AUGUST 3, 2002

10:00 a.m. to noon       Presentations on Hancock County's Literary Heritage                Courthouse

                        John Rozier, Local Historian

                        Kent Anderson Leslie, Agnes Scott College

                        Charles Scruggs, University of Arizona

                        Carlton Morse, Native of Sparta, Resident of Fort Valley


All day                         Book Fair on first floor of courthouse


Noon                           Holcombs BBQ for those who pre-register & pay $5                Courthouse


1 p.m.                          African American Folktales Performed by Akbar Imhotep         Library


1 to 4 p.m.                   Ramble to Literary Sites in Hancock County                             Sparta/county  

                                    In Sparta, Mt. Zion Church, Dickson Place, Covey Rise                                   


3 p.m.                          African American Folktales Performed by Akbar Imhotep         Library



On August 3, 2002 the Georgia Literary Festival (formerly known as the Eatonton Literary Festival) will hold its annual pilgrimage in Sparta rather than Eatonton.  Co-sponsors of the daylong event include the Sparta—Hancock Area Revitalization and Empowerment Board directed by Ms. Cleventeen Walker and the Sparta—Hancock County Historical Society, directed by Ms. Catherine Cook.  Rather than focus on Joel Chandler Harris, Alice Walker, and Flannery O'Connor, as has been the case for the three previous Festivals, this year's event will center on Jean Toomer and other writers connected with Hancock County.


During 1921, Toomer taught at the Sparta Agricultural and Industrial School, and from this experience wrote Cane, which is one of the seminal works of the Harlem Renaissance.  The 2002 Georgia Literary Festival will celebrate Cane.  It will also recognize significant writers from the area including Richard Malcolm Johnston of Dukesboro Tales fame, the Beman brothers of Mt. Zion Church, as well as novelist Joe David Brown of Covey Rise Farm who wrote Paper Moon.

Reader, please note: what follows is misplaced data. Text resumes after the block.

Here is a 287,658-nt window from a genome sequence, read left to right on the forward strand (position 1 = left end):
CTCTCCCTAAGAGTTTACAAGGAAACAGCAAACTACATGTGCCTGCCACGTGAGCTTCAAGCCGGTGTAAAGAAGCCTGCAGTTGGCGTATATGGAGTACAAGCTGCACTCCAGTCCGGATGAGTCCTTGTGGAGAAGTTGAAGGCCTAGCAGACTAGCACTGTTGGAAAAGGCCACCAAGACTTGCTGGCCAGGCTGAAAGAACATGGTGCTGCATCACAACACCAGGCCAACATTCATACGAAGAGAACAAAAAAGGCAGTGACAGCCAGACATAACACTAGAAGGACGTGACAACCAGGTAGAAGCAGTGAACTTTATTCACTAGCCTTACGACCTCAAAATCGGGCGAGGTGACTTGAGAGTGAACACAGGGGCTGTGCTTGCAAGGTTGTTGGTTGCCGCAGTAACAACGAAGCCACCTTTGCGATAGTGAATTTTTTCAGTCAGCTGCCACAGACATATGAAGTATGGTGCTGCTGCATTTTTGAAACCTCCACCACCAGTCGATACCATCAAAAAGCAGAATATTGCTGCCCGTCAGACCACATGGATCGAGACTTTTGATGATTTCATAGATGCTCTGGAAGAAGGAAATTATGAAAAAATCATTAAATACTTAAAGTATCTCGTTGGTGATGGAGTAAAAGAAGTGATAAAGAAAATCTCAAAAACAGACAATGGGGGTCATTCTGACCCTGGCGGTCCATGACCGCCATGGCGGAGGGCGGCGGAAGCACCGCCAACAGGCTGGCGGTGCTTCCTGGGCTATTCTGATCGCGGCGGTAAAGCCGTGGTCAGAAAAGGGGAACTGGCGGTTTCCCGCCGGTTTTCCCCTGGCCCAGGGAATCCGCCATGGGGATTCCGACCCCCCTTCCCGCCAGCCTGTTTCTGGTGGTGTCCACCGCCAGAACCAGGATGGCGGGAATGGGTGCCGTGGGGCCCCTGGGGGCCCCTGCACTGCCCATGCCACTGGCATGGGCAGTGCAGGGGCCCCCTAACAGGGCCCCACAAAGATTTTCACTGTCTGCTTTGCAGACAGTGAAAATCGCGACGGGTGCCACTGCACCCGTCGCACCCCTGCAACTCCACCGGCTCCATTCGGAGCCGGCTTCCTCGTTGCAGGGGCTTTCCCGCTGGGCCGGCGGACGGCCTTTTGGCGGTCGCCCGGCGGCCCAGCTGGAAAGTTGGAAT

On the day of the festival, talks will occur in the morning in the courtroom of the Hancock County Courthouse.  Local historian John Rozier will speak on the literary heritage of Hancock.  Professor Kent Anderson Leslie of the Department of History, Agnes Scott College, will discuss Amanda America Dickson and her ties to Nathan Toomer.  Professor Charles Scruggs of the Department of English, University of Arizona, will evaluate how Sparta influenced the writing of Cane.  Native Hancock Countian Carlton Morse of Fort Valley State University will discuss life as a student and principal at Sparta A & I in the years after Toomer's affiliation.


A book fair will occur on the first floor of the striking and historic Hancock County courthouse which will serve as the headquarters for the day-long free event.


In the afternoon Festival attendees can take self-guided tours of sites relating to the literary heritage of Hancock County.  In Sparta patrons will visit the new museum created by the SHARE Board, the headquarters of the local historical society in the old county jail, the Richard Malcolm Johnston House on Maiden Lane, Sparta A & I, and other sites referenced by Toomer in Cane.  In the county, docents will be on site at Mt. Zion Church, the Dickson family place, and Covey Rise Farm.  At 1 and 3 p.m., the noted storyteller Akbar Imhotep will present the African American folktales made popular by Harris in performances at the Sparta—Hancock County Library which is a branch of the Uncle Remus Library System.


In keeping with the Georgia Literary Festival's statewide approach, next year's event will travel to Madison on August 2, 2003 where it will celebrate the comic writer of the early republic, William Tappen Thompson, and the postwar novelist Raymond Andrews among others.


All events are free and open to the public.  A boxed lunch by Holcombs BBQ of White Plains that includes a barbecue sandwich, slaw, chips, and tea will be available for people who pre-register on this form and pay a $5 fee per lunch to the Georgia Literary Festival, P. O. Box 4595, Eatonton, GA.  31024 by July 29, 2002.  Please note that the canceled check will serve as a receipt.  For additional registrations, please copy this form and share it with others.  Any donations received support the work of the nonprofit Festival and are completely tax deductible.  We hope to see you in Sparta on August 3rd.



August 3, 2002


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Please send checks to: Georgia Literary Festival,  P.O. Box 4595,  Eatonton, GA, 31024. Thanks!